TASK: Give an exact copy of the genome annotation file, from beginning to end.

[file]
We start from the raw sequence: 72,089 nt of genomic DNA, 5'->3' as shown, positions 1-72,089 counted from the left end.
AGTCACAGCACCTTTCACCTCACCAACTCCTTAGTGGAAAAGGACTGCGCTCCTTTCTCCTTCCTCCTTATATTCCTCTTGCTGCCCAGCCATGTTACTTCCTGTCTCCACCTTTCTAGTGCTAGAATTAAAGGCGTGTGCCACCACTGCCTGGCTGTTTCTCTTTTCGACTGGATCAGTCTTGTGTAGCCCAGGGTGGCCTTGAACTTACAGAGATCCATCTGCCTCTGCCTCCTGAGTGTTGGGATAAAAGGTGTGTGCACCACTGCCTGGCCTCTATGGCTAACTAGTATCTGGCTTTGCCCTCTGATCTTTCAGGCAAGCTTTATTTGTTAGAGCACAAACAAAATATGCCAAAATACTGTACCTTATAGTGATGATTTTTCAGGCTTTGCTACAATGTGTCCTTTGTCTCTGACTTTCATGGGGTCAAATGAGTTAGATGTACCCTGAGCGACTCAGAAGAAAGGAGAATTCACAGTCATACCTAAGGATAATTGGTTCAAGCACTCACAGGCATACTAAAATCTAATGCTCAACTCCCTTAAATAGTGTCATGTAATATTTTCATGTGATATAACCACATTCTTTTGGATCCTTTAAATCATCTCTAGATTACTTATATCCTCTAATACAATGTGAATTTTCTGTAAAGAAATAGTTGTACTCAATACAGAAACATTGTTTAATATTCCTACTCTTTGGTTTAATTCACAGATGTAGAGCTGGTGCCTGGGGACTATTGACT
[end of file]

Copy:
We start from the raw sequence: 72,089 nt of genomic DNA, 5'->3' as shown, positions 1-72,089 counted from the left end.
AGTCACAGCACCTTTCACCTCACCAACTCCTTAGTGGAAAAGGACTGCGCTCCTTTCTCCTTCCTCCTTATATTCCTCTTGCTGCCCAGCCATGTTACTTCCTGTCTCCACCTTTCTAGTGCTAGAATTAAAGGCGTGTGCCACCACTGCCTGGCTGTTTCTCTTTTCGACTGGATCAGTCTTGTGTAGCCCAGGGTGGCCTTGAACTTACAGAGATCCATCTGCCTCTGCCTCCTGAGTGTTGGGATAAAAGGTGTGTGCACCACTGCCTGGCCTCTATGGCTAACTAGTATCTGGCTTTGCCCTCTGATCTTTCAGGCAAGCTTTATTTGTTAGAGCACAAACAAAATATGCCAAAATACTGTACCTTATAGTGATGATTTTTCAGGCTTTGCTACAATGTGTCCTTTGTCTCTGACTTTCATGGGGTCAAATGAGTTAGATGTACCCTGAGCGACTCAGAAGAAAGGAGAATTCACAGTCATACCTAAGGATAATTGGTTCAAGCACTCACAGGCATACTAAAATCTAATGCTCAACTCCCTTAAATAGTGTCATGTAATATTTTCATGTGATATAACCACATTCTTTTGGATCCTTTAAATCATCTCTAGATTACTTATATCCTCTAATACAATGTGAATTTTCTGTAAAGAAATAGTTGTACTCAATACAGAAACATTGTTTAATATTCCTACTCTTTGGTTTAATTCACAGATGTAGAGCTGGTGCCTGGGGACTATTGACT